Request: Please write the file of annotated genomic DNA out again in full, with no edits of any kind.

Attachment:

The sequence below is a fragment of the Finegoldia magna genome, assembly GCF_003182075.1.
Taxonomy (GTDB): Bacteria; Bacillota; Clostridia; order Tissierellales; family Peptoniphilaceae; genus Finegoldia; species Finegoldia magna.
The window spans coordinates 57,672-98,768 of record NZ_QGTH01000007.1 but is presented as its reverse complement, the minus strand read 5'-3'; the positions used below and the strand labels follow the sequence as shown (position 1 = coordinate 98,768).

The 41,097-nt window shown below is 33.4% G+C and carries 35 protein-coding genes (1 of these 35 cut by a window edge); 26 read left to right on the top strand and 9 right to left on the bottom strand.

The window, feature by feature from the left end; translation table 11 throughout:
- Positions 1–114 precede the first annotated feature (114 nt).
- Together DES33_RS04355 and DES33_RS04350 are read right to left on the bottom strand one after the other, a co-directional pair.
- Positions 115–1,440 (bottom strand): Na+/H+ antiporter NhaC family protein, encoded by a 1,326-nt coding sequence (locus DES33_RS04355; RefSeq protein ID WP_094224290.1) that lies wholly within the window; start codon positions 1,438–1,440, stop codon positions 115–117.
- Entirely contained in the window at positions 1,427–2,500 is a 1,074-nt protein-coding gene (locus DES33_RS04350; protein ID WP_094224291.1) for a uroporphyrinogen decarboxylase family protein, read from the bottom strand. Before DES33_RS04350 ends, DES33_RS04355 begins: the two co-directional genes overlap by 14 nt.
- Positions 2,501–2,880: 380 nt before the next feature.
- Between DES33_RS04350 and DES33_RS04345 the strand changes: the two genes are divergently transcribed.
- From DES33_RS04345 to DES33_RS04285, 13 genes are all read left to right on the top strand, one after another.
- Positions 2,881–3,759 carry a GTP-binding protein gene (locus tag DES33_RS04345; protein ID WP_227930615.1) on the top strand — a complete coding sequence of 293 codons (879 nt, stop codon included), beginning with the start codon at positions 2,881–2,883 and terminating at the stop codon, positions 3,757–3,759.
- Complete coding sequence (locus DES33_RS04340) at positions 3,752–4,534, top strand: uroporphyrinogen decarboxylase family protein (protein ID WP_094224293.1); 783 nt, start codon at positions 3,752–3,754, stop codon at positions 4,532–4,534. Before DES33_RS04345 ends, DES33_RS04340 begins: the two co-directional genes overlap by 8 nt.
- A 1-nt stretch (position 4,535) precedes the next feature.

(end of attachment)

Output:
The sequence below is a fragment of the Finegoldia magna genome, assembly GCF_003182075.1.
Taxonomy (GTDB): Bacteria; Bacillota; Clostridia; order Tissierellales; family Peptoniphilaceae; genus Finegoldia; species Finegoldia magna.
The window spans coordinates 57,672-98,768 of record NZ_QGTH01000007.1 but is presented as its reverse complement, the minus strand read 5'-3'; the positions used below and the strand labels follow the sequence as shown (position 1 = coordinate 98,768).

The 41,097-nt window shown below is 33.4% G+C and carries 35 protein-coding genes (1 of these 35 cut by a window edge); 26 read left to right on the top strand and 9 right to left on the bottom strand.

The window, feature by feature from the left end; translation table 11 throughout:
- Positions 1–114 precede the first annotated feature (114 nt).
- Together DES33_RS04355 and DES33_RS04350 are read right to left on the bottom strand one after the other, a co-directional pair.
- Positions 115–1,440 (bottom strand): Na+/H+ antiporter NhaC family protein, encoded by a 1,326-nt coding sequence (locus DES33_RS04355; RefSeq protein ID WP_094224290.1) that lies wholly within the window; start codon positions 1,438–1,440, stop codon positions 115–117.
- Entirely contained in the window at positions 1,427–2,500 is a 1,074-nt protein-coding gene (locus DES33_RS04350; protein ID WP_094224291.1) for a uroporphyrinogen decarboxylase family protein, read from the bottom strand. Before DES33_RS04350 ends, DES33_RS04355 begins: the two co-directional genes overlap by 14 nt.
- Positions 2,501–2,880: 380 nt before the next feature.
- Between DES33_RS04350 and DES33_RS04345 the strand changes: the two genes are divergently transcribed.
- From DES33_RS04345 to DES33_RS04285, 13 genes are all read left to right on the top strand, one after another.
- Positions 2,881–3,759 carry a GTP-binding protein gene (locus tag DES33_RS04345; protein ID WP_227930615.1) on the top strand — a complete coding sequence of 293 codons (879 nt, stop codon included), beginning with the start codon at positions 2,881–2,883 and terminating at the stop codon, positions 3,757–3,759.
- Complete coding sequence (locus DES33_RS04340) at positions 3,752–4,534, top strand: uroporphyrinogen decarboxylase family protein (protein ID WP_094224293.1); 783 nt, start codon at positions 3,752–3,754, stop codon at positions 4,532–4,534. Before DES33_RS04345 ends, DES33_RS04340 begins: the two co-directional genes overlap by 8 nt.
- A 1-nt stretch (position 4,535) precedes the next feature.